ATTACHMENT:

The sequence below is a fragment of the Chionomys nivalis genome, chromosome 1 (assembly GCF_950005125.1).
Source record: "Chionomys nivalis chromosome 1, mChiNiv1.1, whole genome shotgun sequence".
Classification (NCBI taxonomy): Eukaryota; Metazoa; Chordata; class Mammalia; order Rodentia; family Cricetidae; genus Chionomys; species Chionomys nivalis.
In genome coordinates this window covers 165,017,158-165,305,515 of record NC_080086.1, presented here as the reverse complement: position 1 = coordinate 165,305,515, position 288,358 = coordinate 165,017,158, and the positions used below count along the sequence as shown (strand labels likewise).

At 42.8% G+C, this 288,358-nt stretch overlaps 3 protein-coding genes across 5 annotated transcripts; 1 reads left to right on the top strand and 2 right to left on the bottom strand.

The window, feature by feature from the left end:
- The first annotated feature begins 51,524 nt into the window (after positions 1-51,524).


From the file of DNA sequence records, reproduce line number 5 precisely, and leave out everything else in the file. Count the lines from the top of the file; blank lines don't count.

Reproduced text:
At 42.8% G+C, this 288,358-nt stretch overlaps 3 protein-coding genes across 5 annotated transcripts; 1 reads left to right on the top strand and 2 right to left on the bottom strand.